Early results show that Allen Miller, Jeannine Roe and Jim Cooper are leading their respective races for Olympia City Council seats.
The Olympia ballot contains three City Council positions, each with three candidates. Position 5 has no incumbent, while Roe and Cooper are running as incumbents for positions 6 and 7. The two candidates who receive the most votes in each race will advance to the November general election.
In Position 5, Allen Miller has 3,143 votes, or 45 percent. Lisa Parshley has 2,311 votes, or 33 percent, and looks to be the other candidate to advance to the November ballot. Deborah Lee trails with 1,496 votes, or 21 percent. A total of 6,970 votes have been counted so far.
Miller, 62, is an attorney. In his submission to The Olympian’s voter guide, Miller identified climate change as the biggest challenge facing Olympia.
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Parshley, 55, is a veterinary oncologist. She identified the environment as the biggest challenge facing Olympia in her voter guide submission.
Lee, 52, is the director of Head Start and Early Head Start for the Nisqually Indian Tribe. In her voter guide submission, Lee identified rapid growth as the largest challenge facing Olympia.
In Position 6, Roe has 3,334 votes, or 48 percent. Renata Rollins has 2,357 votes, or 33 percent, putting her second. Snodgrass has 1,261 votes, or 18 percent. In total, 6,971 votes have been counted.
Roe, 59, is a Realtor and broker with Greene Realty Group. In her voter guide submission, she identified homelessness as the biggest challenge facing the city.
Rollins, 34, is a self employed writer and test proctor. Rollins wrote in the voter guide that Olympia’s biggest challenge is that the city isn’t equipped to deal with emergencies such as climate change and homelessness.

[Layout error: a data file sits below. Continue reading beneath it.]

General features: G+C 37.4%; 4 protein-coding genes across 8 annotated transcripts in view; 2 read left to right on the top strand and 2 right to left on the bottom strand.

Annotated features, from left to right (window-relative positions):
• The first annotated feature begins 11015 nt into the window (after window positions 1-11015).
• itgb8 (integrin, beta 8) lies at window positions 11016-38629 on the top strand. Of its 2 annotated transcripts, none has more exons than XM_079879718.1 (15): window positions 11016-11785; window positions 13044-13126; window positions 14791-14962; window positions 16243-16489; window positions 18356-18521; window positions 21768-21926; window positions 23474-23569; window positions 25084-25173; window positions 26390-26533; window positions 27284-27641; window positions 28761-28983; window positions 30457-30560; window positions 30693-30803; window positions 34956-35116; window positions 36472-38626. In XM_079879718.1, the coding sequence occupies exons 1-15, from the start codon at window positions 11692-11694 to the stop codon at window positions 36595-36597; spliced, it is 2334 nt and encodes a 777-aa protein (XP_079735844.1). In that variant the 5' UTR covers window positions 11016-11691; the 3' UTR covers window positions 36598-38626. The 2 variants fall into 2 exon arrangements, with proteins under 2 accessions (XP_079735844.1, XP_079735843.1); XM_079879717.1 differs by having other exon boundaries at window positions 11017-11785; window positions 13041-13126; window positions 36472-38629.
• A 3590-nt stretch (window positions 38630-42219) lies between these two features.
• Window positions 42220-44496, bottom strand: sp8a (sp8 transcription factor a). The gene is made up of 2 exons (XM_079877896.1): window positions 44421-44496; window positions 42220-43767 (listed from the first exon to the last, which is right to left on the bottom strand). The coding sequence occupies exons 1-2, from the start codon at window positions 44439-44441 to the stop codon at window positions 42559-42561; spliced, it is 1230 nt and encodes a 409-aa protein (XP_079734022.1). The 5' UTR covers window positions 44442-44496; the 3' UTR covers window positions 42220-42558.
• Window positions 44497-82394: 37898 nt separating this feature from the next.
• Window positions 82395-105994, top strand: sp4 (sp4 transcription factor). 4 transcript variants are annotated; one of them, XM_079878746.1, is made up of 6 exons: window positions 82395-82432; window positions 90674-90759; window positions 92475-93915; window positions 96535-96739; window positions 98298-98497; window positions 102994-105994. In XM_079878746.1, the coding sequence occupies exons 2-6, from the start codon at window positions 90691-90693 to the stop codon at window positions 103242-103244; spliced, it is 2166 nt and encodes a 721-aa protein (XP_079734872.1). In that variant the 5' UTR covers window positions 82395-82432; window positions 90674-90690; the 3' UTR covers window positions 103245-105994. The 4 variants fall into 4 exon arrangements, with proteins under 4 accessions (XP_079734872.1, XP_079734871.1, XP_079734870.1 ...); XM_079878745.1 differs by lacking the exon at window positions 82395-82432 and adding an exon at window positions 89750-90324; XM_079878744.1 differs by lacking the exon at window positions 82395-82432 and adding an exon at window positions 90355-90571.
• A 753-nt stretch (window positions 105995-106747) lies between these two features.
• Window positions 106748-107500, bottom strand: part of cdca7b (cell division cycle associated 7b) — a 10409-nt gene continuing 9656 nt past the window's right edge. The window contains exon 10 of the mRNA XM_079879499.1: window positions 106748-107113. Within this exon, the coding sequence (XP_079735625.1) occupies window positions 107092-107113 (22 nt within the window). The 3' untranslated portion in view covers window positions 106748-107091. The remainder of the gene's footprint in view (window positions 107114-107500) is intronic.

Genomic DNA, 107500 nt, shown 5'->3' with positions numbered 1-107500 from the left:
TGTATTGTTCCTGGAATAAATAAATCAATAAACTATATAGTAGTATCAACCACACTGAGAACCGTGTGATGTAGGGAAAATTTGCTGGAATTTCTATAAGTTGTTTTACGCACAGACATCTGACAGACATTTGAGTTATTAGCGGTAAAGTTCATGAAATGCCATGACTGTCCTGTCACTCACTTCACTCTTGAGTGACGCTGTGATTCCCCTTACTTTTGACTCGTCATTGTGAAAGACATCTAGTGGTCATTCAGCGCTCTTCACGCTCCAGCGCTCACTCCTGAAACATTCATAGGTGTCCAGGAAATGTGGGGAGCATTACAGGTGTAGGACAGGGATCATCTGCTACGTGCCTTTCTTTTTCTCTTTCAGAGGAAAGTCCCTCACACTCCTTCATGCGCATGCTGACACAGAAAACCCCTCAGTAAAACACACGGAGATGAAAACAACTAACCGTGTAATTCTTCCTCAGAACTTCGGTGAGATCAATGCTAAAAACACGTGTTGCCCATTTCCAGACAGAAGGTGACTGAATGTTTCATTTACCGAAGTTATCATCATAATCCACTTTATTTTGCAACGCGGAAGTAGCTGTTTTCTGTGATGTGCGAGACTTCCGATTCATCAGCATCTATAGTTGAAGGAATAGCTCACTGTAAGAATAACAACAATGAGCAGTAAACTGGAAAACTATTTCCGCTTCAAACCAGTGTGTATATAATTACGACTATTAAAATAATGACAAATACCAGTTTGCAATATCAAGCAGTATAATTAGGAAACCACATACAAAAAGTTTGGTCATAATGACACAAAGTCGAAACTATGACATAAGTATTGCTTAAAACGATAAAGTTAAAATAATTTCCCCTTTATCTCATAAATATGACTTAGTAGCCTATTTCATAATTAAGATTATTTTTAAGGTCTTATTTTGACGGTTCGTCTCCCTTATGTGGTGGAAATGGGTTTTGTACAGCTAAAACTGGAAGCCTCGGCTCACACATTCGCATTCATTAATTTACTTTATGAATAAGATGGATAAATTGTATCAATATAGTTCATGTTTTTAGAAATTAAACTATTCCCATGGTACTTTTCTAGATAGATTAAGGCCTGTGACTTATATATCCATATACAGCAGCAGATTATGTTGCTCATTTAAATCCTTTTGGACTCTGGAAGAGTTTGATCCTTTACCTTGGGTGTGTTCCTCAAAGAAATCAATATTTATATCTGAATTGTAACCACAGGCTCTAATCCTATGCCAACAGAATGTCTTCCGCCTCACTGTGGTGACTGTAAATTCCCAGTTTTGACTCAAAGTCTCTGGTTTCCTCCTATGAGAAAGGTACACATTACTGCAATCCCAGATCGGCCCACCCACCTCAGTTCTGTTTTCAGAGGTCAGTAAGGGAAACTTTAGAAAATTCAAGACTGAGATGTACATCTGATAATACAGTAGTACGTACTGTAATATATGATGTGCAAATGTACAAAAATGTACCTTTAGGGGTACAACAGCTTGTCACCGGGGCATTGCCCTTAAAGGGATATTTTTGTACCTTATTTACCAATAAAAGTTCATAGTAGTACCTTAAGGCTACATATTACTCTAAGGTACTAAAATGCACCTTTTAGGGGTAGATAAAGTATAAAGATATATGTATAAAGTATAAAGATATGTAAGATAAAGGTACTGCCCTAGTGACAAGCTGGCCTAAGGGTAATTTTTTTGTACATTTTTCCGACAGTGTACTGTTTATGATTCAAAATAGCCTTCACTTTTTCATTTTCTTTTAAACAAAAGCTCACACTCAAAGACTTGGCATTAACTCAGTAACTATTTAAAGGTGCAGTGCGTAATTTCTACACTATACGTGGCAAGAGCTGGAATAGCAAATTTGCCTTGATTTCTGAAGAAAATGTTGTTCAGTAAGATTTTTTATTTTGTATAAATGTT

Snodgrass, 54, works for Enterprise Rent a Car. He wrote in his voter guide submission that there is no one issue that can be identified as Olympia’s greatest challenge.
In Position 7, Cooper has 4,471 votes, or 66 percent. Danny Marsh has 1,392 votes, or 20 percent, which appears to place him on the November ballot. Heather Wood has 906 votes, or 13 percent.
Cooper, 42, is CEO of United Ways of the Pacific Northwest. Cooper did not send a submission to The Olympian’s voter guide, but on his campaign website he identifies three goals: equity in opportunity, leaving an environmental legacy for future generations, and improving public safety.
Marsh, 39, is an insurance producer. In his voter guide submission, he wrote that the biggest challenge facing Olympia is that many residents are afraid of going downtown at night.
Wood, 47, is an apiarist. In her submission to The Olympian’s voter guide, she identified homelessness as the biggest problem facing the city.
More ballots will be tallied in the coming days before the results are certified Aug. 15.